Weedy Lawn; It All Begins with the Rain
Central Florida has been experiencing unusual May rain for a few weeks. Ample amount of rain makes landscape plants happy. Unfortunately, with each rain event it is likely that weeds seeds are going germinate and emerge in lawns and landscapes. The problem with weed is that it competes with the desired plants for space, nutrients, water and sunlight. Not to mention that weeds can also provide a safe harbor for insects and act as diseases vectors. In addition, weeds always grow faster than turfgrass which makes them very unsightly in the lawn. Weed control is very time consuming, herbicides are very expensive and because herbicides are toxic, we must be very careful when handling them.
Weed Control- The first step in getting rid of weeds is to accurately identify the weeds. Each herbicide was not manufactured to control every weed in the lawn. If you are unable to ID weeds in the lawn, then take it for a free ID at your local UF/IFAS Extension office in Osceola County. Early weed detection is critical to prevention of the weeds spreading before they become a larger problem by taking over the entire lawn and landscape. Secondly, purchase an herbicide that has the identified weeds listed on the label. Reading a pesticide’s label before use cannot be overemphasized. Do not apply herbicides if rain is expected within 24 hours of application. Also, the label may state not to apply if temperature is above 90 degree Fahrenheit. Applying herbicides during period of high temperature may cause plant injury (burning). Herbicides work best on weeds that are growing. When considering applying herbicides, do not mow grass two day before applying herbicides or mow two days after herbicides application.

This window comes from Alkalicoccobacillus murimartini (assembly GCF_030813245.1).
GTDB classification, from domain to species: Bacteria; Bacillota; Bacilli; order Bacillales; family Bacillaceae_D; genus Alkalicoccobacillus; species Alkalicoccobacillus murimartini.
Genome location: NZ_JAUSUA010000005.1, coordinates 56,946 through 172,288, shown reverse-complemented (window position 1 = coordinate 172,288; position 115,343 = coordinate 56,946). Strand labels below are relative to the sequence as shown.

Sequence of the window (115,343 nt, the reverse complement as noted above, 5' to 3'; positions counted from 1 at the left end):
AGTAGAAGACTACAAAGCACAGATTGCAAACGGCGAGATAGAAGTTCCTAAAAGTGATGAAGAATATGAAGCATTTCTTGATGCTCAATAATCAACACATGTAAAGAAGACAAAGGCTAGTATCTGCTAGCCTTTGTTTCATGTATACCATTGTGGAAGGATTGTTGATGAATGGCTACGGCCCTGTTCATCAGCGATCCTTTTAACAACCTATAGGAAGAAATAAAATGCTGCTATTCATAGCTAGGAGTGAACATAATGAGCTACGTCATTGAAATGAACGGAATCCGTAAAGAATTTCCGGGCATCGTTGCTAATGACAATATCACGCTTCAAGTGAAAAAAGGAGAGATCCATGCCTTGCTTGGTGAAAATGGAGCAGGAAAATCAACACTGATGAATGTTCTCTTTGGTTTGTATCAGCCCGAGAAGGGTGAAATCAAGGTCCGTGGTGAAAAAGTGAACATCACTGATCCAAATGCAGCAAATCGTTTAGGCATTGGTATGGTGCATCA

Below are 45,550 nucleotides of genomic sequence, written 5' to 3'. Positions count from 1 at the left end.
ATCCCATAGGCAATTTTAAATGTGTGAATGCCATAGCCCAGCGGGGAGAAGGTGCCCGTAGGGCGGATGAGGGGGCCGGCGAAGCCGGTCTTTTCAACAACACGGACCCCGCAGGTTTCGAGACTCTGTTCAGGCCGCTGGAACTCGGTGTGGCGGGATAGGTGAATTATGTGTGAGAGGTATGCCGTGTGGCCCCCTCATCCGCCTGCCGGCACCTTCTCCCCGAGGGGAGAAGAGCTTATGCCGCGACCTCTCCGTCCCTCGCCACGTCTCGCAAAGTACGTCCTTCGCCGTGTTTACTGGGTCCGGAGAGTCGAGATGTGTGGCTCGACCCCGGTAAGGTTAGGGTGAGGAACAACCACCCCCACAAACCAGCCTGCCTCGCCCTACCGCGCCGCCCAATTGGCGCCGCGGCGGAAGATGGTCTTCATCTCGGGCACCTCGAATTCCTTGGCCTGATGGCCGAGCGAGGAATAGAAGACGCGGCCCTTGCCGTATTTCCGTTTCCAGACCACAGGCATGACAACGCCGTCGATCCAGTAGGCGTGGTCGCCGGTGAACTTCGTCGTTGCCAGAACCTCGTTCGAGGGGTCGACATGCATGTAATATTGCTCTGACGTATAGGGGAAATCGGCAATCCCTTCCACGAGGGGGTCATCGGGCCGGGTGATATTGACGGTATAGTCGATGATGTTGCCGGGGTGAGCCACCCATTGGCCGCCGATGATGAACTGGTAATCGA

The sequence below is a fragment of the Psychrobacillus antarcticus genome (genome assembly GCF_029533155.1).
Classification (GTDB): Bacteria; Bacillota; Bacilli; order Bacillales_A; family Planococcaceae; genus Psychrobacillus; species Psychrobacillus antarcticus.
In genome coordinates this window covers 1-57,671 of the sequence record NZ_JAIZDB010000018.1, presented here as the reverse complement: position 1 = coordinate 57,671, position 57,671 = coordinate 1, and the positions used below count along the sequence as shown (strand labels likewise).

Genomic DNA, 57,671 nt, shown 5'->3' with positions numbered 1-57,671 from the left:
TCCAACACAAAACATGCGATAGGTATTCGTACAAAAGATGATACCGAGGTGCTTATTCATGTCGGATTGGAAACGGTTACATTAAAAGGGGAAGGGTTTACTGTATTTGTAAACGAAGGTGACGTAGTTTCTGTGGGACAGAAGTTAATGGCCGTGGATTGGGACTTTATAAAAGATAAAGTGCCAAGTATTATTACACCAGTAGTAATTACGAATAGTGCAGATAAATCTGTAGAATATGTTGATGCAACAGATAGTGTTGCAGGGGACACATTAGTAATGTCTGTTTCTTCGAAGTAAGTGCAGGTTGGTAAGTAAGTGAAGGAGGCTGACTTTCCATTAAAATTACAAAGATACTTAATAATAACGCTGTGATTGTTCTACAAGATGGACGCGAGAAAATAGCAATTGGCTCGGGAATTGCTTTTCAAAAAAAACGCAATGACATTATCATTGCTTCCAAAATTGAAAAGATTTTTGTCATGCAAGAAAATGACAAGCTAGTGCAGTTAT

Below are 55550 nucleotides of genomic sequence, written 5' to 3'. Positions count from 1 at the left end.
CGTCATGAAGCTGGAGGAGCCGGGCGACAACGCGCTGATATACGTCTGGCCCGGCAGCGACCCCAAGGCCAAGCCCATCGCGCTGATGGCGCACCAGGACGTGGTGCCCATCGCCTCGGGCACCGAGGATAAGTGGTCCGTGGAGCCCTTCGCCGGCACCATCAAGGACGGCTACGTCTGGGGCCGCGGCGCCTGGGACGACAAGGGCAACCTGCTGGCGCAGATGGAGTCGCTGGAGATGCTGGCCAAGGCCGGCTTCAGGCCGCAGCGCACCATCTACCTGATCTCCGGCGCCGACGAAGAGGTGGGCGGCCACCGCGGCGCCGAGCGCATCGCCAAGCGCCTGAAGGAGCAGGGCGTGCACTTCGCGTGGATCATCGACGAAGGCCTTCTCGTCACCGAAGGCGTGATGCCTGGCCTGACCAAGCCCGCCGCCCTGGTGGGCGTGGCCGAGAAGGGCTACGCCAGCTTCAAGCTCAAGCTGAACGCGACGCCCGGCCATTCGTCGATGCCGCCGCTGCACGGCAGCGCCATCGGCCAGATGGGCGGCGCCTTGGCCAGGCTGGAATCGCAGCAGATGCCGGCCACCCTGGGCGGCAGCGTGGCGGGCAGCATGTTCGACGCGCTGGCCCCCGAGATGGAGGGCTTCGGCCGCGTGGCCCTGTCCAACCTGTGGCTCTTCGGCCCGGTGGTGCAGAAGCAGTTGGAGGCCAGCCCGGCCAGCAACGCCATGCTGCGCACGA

Cultural Practices- It is important to note that having a dense turf will reduce the amount of weed pressure in the landscape. If lawn is infested with weeds that are bearing seeds, mow lawn and bag clippings. Mulching or returning the weeds with seed to the lawn will increase weed problems. Do not scalp the lawn; this will also encourage weed problems. A great mowing rule is never to remove more than a 1/3 of the grass height during each mowing. Avoid overwatering your lawn; apply only about ¾ of inch of water per application. Lawns should be irrigated twice a week during summer months, and this includes any rain that may have occurred. Be certain to turn off your irrigation if you have received sufficient rain.
Although moss and algae are not like your regular weeds, I receive frequent calls inquiring about moss or algae growing in the yard. Moss and algae will thrive where there is heavy shade, excessive moisture, shallow compacted soil, acidic soil, and soil with low fertility. To get rid of moss or algae, correct any of the existing above-mentioned problems. Although there are chemicals available to control moss and algae, if the cause is not remedied, then moss and algae will return.
For more information on weeds and any other lawn and landscape relating topics, contact Grantly Ricketts with the UF/IFAS Extension in Osceola County at 321-697-3000 or email email@example.com.